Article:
He only shuts up when he is writing!
From the Pastor: Rorate Coeli Mass!
This coming Saturday, December 17, we will have our first Advent Rorate Mass at 6:30 am. For those of you who attend the Traditional Latin Mass on Saturday mornings, you have already joined in the praying of this votive Mass of the Blessed Virgin Mary many times already. The introit begins, “Rorate coeli desuper et nubes pluant justum” (translation below). As you probably know, when a Mass has a “name” it is usually, as is true in this case, taken from the first word or two of the introit of the Mass. This particular introit, or introduction to the Mass, is taken from both the prophecy of Isaias 45:8, “(Rorate coeli desuper...” (or, in English) “Drop down dew, ye heavens, from above, and let the clouds rain the just: let the earth be opened, and bud forth a savior” and from the prophecy of Psalm 84:2, “Lord, thou hast blessed thy land: thou hast turned away the captivity of Jacob.” (If you don’t recognize the spelling of Isaias and think it is just Isaiah spelled wrong, now is a good time to realize that there are many small and great differences in various Bible translations. The TLM will generally quote from the Vulgate, whose best English liturgical translation is the Douay Rheims Version. Names do not always have the same spelling as you might be used to if you grew up with the Novus Ordo Mass and its New American Bible translation. Some Old Testament books even have different names and are in a different order than the NAB, too. Also, the Psalms will sometimes have different numbers for not only the individual Psalm itself, but also the verses. So if you check the NAB for the above quoted Ps. 84:2 you will instead find, “How lovely your dwelling, O LORD of hosts!” The NAB has our Mass quotation listed as Psalm 85:2 and unless you know that there can be discrepancies like this in various versions, you will, if you check the reference, think there is a misprint. Be careful! Even at the often-helpful biblehub.com online, which compares translations of many bible versions, they misrepresent the Douay Rheims to make if fit the protestant versions, so Psalm 85 is mislabled as if it is Psalm 84 so that it matches up. But that is all just an aside.)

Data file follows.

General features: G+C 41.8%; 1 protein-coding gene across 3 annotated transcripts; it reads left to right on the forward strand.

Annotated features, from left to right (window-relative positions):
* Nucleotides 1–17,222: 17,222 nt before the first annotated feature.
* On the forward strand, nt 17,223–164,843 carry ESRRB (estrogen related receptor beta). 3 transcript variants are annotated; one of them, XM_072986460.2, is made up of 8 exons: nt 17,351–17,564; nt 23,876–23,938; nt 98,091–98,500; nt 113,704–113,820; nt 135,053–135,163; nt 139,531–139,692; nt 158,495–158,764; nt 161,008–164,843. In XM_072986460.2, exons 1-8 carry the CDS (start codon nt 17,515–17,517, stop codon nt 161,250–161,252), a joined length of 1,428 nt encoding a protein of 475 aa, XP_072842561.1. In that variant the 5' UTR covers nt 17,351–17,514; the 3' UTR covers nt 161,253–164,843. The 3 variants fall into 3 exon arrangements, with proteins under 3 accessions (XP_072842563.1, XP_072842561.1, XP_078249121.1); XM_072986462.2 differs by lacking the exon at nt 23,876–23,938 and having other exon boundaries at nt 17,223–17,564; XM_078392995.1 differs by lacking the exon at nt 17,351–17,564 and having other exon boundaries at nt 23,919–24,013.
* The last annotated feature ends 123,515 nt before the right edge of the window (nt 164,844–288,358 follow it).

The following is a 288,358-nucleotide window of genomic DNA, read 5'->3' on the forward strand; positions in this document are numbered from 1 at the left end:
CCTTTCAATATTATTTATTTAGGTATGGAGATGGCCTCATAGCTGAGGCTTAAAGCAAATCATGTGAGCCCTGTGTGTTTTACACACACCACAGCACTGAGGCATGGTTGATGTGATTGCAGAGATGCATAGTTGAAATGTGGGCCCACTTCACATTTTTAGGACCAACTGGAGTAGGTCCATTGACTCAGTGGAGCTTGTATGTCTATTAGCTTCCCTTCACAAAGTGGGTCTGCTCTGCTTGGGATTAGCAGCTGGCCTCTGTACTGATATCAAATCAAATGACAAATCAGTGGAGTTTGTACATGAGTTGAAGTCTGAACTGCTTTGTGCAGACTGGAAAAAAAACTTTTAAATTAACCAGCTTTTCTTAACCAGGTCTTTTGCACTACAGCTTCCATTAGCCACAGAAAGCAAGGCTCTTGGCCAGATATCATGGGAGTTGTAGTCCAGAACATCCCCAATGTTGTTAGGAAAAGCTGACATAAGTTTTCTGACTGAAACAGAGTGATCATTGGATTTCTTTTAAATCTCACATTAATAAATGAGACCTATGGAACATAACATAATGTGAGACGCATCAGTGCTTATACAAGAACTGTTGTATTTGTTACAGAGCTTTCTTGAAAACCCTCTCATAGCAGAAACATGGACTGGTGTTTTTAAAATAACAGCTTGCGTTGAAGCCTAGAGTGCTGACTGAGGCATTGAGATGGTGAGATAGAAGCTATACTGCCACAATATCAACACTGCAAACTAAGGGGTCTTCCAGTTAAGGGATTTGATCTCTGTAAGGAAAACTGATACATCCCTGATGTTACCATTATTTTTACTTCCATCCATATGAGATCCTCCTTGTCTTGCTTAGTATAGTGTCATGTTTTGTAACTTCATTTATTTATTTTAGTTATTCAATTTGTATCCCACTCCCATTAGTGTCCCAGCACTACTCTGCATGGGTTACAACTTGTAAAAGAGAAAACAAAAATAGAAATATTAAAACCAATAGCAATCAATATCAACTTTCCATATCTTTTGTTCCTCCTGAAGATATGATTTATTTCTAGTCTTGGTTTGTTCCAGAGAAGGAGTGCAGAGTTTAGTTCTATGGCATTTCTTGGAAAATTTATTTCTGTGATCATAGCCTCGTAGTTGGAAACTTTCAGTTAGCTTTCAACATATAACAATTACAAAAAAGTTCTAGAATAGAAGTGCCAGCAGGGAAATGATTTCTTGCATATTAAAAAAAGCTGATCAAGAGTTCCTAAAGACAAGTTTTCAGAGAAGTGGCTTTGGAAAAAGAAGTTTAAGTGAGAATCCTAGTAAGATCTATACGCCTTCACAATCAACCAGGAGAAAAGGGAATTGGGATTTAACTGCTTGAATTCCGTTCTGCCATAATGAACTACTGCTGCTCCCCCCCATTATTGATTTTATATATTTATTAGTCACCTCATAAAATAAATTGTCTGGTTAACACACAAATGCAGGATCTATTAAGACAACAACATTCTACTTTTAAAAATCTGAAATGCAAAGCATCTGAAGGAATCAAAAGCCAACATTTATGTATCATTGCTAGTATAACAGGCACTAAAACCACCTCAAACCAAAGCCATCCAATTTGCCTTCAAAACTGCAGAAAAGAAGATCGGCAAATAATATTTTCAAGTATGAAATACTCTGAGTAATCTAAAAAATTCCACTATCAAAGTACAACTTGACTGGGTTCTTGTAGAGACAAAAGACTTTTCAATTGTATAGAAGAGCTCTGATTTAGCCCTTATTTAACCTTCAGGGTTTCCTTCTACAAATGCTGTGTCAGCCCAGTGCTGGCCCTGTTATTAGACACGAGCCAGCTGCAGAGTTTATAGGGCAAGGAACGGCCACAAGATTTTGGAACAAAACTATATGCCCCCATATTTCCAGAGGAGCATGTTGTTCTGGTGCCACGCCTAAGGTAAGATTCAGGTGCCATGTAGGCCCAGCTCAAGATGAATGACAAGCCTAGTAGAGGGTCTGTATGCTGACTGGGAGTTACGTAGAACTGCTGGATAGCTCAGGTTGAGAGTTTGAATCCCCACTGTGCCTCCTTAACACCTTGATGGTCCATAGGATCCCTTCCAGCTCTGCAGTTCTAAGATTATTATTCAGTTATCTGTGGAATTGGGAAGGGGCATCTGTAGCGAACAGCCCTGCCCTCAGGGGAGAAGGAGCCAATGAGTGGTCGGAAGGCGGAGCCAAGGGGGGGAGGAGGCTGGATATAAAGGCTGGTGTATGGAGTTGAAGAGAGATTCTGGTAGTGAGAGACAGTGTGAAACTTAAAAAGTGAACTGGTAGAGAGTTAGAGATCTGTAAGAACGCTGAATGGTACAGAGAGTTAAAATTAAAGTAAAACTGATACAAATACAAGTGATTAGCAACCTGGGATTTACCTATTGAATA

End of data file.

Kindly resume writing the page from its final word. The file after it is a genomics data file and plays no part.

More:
So what makes this Rorate Mass (or, Rorate Coeli Mass) different from the other Rorate Masses which we already have celebrated here? The Advent Rorate Masses are celebrated in darkness, with only candlelight to illuminate the church. As the Mass continues, the daylight grows stronger, as if the signified Light of the World, Jesus Christ, is finally dawning upon us. The Savior is bud forth in the East (or Orient, which, as another aside, is why the term ad orientem--to the east--is used when the priest faces at least liturgical east like the congregation, all looking expectantly to the Orient for the return of Our Lord in His Majestic Glory), the land is blessed, and the Christians (Catholics are the true Christians) are set free from the dark captivity of sin. He came to save us from our sin, to bring light to those in darkness. He came through, and is magnified by, the Blessed Virgin Mary, without whom we would find no Savior, and merit no salvation.
There is another Mass which makes use of candlelight in a beautiful manner similar to this: the Easter Vigil, which begins in darkness with the dark being vanquished by the new fire which is blessed and spread from person to person as those holding candles hear and proclaim that Christ is our Light and the Exultet is chanted. But nowadays the lights are turned on and most of the candles are extinguished once the Mass itself begins. At the Advent Rorate Mass, the candles alone (and gradually, the sun as well), which themselves signify both Christ, the Light of the World, and the Holy Ghost, Who came upon the Apostles in tongues of fire at Pentecost, continue to provide the only light needed to honor the Blessed Virgin, who was blessed beyond all creatures by the Light of Christ. By the end of Mass, the dawn will have broken, bringing to fulfilment Zachary’s prophecy at the birth of his son, John the Baptist, who was to “be called the prophet of the Highest: for thou shalt go before the face of the Lord to prepare his ways: To give knowledge of salvation to his people, unto the remission of their sins: Through the bowels of the mercy of our God, in which the Orient from on high hath visited us: To enlighten them that sit in darkness, and in the shadow of death: to direct our feet into the way of peace” (Luke 1:16-19).
So wake up early next Saturday and join us for this beautiful, traditional Rorate Coeli Mass. You will wonder why this beautiful tradition has been hidden (stolen?) from us for the past fifty or so years!
With prayers for your holiness,
Fr. Edwin Palka